This year’s China factor in Frankfurt belongs to Chery and WEY, who will be exhibiting at the biennial IAA Cars in Germany, the premier European auto show, for the first time ever (see FEATURE on p. 1).
They will be following the footsteps of Geely, who showed up 12 years ago as the first ever Chinese automaker to exhibit at the Frankfurt Motor Show, and Chang’an, who exhibited in 2013. Chery and WEY will be going up against big name brands including Toyota, Hyundai, Renault and Citroën in Hall 8.0 at the Frankfurt Messe.
Unlike Geely’s appearance in Frankfurt in 2005, which was primarily to learn and understand the international markets, and Chang’an’s in 2013, which used the occasion to unveil a new model for its home market, Chery and WEY are showing up with serious ambitions and intentions of entering the lucrative yet tough European market.
Chery’s compact SUV codenamed M31T based on the company’s M3X platform dedicated for compact/mid-size sedan/SUV for international markets will make its global premiere. The model is supposed to lead a range of new models aimed at the European markets that will also be offered with electrified powertrain options and meeting the current Euro-VI emissions standards. Chery is also in the process of setting up a European R&D center headed by its former design director James Hope, and company CEO Chen Anning said earlier this year it wants to enter Europe within five years.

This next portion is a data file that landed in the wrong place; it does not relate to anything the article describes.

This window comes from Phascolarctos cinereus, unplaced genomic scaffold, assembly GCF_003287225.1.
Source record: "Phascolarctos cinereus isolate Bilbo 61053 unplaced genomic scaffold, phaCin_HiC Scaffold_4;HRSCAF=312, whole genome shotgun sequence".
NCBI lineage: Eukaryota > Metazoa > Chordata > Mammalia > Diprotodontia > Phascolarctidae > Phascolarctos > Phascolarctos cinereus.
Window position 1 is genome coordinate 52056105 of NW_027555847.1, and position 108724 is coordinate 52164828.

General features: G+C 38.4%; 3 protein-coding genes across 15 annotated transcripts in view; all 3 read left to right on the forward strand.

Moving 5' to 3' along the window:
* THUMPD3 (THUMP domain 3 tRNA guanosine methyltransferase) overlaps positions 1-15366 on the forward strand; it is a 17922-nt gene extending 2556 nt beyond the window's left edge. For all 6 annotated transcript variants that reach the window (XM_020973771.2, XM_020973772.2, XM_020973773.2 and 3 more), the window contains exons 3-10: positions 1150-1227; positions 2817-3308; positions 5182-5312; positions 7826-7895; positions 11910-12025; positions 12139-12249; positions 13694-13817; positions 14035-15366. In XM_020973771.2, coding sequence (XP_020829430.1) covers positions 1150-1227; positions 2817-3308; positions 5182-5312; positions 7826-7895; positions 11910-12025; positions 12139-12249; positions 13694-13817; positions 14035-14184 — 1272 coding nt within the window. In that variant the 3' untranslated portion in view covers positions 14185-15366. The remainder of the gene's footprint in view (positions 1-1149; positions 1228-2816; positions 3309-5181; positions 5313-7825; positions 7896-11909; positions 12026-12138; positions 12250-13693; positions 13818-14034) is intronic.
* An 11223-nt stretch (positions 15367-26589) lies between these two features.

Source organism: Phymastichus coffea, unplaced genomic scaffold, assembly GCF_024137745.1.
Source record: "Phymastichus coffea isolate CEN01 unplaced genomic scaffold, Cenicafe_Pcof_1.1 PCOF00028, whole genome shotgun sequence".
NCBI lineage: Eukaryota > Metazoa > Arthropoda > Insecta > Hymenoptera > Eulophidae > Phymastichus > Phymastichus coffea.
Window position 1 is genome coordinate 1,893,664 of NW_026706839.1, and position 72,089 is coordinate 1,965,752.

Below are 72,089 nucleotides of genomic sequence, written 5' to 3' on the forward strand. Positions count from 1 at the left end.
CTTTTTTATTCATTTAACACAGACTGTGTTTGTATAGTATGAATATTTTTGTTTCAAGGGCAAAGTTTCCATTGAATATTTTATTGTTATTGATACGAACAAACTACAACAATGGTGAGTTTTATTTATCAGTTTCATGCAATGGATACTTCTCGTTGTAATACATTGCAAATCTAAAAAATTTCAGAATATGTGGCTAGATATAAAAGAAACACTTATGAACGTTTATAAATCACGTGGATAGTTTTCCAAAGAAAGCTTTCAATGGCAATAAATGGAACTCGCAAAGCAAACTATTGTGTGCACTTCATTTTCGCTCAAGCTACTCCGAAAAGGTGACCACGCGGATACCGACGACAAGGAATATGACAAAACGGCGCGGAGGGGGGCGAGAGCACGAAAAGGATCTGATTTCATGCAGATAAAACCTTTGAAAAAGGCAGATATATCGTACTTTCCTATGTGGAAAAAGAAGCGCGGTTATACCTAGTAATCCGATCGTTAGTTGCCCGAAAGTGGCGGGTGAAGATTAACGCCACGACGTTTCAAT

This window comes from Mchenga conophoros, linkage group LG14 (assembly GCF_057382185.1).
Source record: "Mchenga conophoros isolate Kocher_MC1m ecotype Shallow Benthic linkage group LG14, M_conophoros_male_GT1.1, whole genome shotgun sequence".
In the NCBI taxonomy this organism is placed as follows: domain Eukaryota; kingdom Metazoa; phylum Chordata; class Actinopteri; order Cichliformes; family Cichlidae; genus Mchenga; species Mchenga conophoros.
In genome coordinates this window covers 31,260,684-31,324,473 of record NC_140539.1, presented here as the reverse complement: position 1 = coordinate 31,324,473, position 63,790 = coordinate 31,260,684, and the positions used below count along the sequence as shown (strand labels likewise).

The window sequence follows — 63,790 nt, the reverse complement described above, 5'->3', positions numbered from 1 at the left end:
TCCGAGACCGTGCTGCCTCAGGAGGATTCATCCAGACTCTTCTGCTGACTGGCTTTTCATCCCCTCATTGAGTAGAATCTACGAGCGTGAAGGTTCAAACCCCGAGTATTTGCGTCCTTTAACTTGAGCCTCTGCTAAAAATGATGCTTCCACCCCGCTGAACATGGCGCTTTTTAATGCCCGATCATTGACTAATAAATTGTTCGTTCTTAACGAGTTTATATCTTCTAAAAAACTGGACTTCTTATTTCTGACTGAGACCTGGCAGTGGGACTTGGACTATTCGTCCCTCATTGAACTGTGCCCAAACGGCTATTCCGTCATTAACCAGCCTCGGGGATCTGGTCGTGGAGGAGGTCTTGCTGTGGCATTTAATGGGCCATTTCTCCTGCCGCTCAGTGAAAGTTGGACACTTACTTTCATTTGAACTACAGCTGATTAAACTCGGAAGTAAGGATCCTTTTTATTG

WEY on the other hand is showing up as the first Chinese high-end brand to ever appear at a major international motor show, less than a year after the brand was launched by Great Wall Motor as China’s first luxury brand dedicated to SUVs. It is expected to reveal the P8 plug-in hybrid SUV based on the brand’s first SUV model the VV7. Showing up in Frankfurt obviously gives the brand a huge opportunity to test the international waters and get evaluated by the industry on whether it is worthy of being luxury.
Both Chery and Great Wall are no strangers to the international markets. Chery has a big presence in South America, while Great Wall has had success in Eastern Europe and Russia. By exhibiting in Frankfurt, it is only a reflection of their efforts to continue to go global, something that would be cemented by successfully entering Western Europe or North American markets.
They will be exhibiting at a time when diesel is being questioned and several European countries plan to phase out traditional fuel altogether in the next few decades, and as Fiat Chrysler Automobiles looks to Chinese suitors. The Chinese themselves have raised the bar in product design and quality and think they can compete head on with European and other international brands, who are now taking Chinese brands seriously as a potential “threat.”
Europe presents both opportunities and challenges for Chinese brands and it will still take some time for one to truly gain a foothold in Western Europe. But nevertheless the Chinese are seriously preparing to enter Europe and European carmakers need to seriously think about that prospect.